So maybe you're not sure about barefoot running or you believe it's a bunch of hippie granola hokum, maybe a Commie plot to misdirect the Youth of Today away from materialistic concerns. Whatever your skepticism, feel free to visit Barefoot Running is Bad, a website dedicated to saying, you guessed it, that barefoot running is bad. I was intrigued but then disappointed to find that the website is not based on educating people, but rather refuting the barefoot running establishment by basically saying "are not!" to barefoot running's "are too!" I am always happy to hear an opposing view, unless it opposes my own, but I wish the author had set out to illuminate more than simply object.
If after visiting, you're still thinking of giving it the old barefoot try...
According to Christopher McDougall (author of Born to Run), anyone can make the transition to barefoot running within three weeks. The underlying philosophy of the barefoot running movement, however, is that runners should listen to what their feet are telling them. For people who have grown up wearing shoes, the transition to barefoot running should be done slowly rather than suddenly.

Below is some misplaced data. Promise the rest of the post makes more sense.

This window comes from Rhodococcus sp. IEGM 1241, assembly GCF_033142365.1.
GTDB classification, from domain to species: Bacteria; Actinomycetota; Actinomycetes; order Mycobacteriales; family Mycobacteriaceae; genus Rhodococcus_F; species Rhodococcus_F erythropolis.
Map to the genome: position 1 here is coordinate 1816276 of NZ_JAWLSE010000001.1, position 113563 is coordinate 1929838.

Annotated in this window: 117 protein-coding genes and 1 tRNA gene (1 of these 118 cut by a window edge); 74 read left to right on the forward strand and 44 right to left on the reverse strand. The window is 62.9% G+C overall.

In his book, Barefoot Running, Michael Sandler offers the following 10 tips for making the shod to barefoot transition:
- Go slow - consider starting with 100 yards and add to that gradually.
- Let your skin be your guide - feel the ground and learn to run lightly.
- Build foot strength - between runs, do foot-strengthening exercises.
- Focus on form - transitioning demands greater focus on what your body is doing.
- Leave the iPod and ego behind - pay attention and start slowly.
- Get balanced - work on balance and symmetrical strength.
- Get loose - stretch!
- Get aligned - misalignment creates overuse injuries.
- Go bare - find a variety of surfaces and out of shoes.
- Learn to rest - barefoot running does not eliminate the need for recovery.